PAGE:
The Need for Literacy Programs


OVERALL NEED FROM THE NEW MEXICO DEPARTMENT OF HEALTH

“Adults need strong literacy skills to get good jobs, stay healthy, be active in their communities, avoid human rights abuse, avoid crime, and to raise children who have strong literacy skills. The employees most in demand in the U.S. have at least a two-year college degree. Literacy begins when parents read to their children and encourage their children to read. Parents who are poor readers don’t read as often to their children. When young children are not read to, they enter school less prepared for learning to read than other children.”

-New Mexico Department of Health, “Indicator-Based Information System for Public Health, http://ibis.health.state.nm.us” 25 Oct 2012 

In New Mexico, 20% of adults have literacy skills at level 1, the lowest level on a scale of 1 to 5.  Each literacy level is associated with a specific set of skills that are generally accepted as necessary for full participation in society.   Individuals at level 1, for example,  have difficulty locating simple information in a news article or applying basic math to determine the total on a sales receipt.

In terms of literacy level 2, 46% of New Mexico’s population is at this level or below.   As a benchmark in practical terms, nearly two-thirds (64%) of all jobs today require literacy skills beyond level 2, while only 12% require skills at level 1 and 24% at level 2, according to a study by the Milken Institute.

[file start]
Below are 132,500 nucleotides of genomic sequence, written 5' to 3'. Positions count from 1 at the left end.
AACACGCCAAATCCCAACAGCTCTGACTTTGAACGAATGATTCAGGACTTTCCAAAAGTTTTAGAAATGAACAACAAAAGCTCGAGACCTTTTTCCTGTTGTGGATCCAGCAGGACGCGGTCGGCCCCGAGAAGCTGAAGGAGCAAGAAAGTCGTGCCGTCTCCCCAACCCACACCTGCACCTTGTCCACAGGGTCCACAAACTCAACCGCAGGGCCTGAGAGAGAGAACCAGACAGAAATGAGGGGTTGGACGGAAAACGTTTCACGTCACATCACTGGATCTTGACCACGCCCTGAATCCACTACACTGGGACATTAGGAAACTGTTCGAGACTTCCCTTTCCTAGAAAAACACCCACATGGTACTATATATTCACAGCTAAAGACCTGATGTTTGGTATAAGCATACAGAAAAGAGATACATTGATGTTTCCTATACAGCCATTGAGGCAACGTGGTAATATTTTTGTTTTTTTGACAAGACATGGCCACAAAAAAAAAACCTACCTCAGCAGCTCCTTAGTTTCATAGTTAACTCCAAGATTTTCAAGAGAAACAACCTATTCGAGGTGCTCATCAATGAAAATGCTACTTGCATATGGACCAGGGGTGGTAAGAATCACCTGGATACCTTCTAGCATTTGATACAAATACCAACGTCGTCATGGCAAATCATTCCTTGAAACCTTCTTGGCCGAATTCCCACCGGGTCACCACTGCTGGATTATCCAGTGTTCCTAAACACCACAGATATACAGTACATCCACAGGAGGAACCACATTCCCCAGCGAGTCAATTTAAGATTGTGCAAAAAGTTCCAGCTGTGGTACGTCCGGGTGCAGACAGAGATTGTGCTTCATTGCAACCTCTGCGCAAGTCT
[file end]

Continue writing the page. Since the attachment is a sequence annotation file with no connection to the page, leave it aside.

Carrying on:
Based on a statewide population of 1,954,599 and a 46% functionally illiterate population, it is estimated that 899,115 adults are in need of literacy services. Statewide, 25% of adults age 21 and older and 18.5% of adults age 25 and older lack a high school diploma or its equivalent.  

*Literacy and Related Statistics for New Mexico Counties: Based on census data and literacy estimates from The State of Literacy in America (National Institute for Literacy, 1998).  

Basic Facts about Literacy in U.S.  (from Proliteracy.org)

  • Literacy is the ability to read, write, compute, and use technology at a level that enables an individual to reach his or her full potential as a parent, employee, and community member.
  • In the U.S., 63 million adults — 29 percent of the country’s adult population —over age 16 don’t read well enough to understand a newspaper story written at the eighth grade level.
  • An additional 30 million 14 percent of the country’s adult population — can only read at a fifth grade level or lower.
  • 43 percent of adults with the lowest literacy rates in the United States live in poverty.
  • The United States ranks fifth on adult literacy skills when compared to other industrialized nations.
  • Adult low literacy can be connected to almost every socio-economic issue in the United States:
    • More than 65 percent of all state and federal corrections inmates can be classified as low literate.
    • Low health literacy costs between $106 billion and $236 billion each year in the U.S.
    • 77 million Americans have only a 2-in-3 chance of correctly reading an over-the-counter drug label or understanding their child’s vaccination chart.
    • Low literacy’s effects cost the U.S. $225 billion or more each year in non-productivity in the workforce, crime, and loss of tax revenue due to unemployment.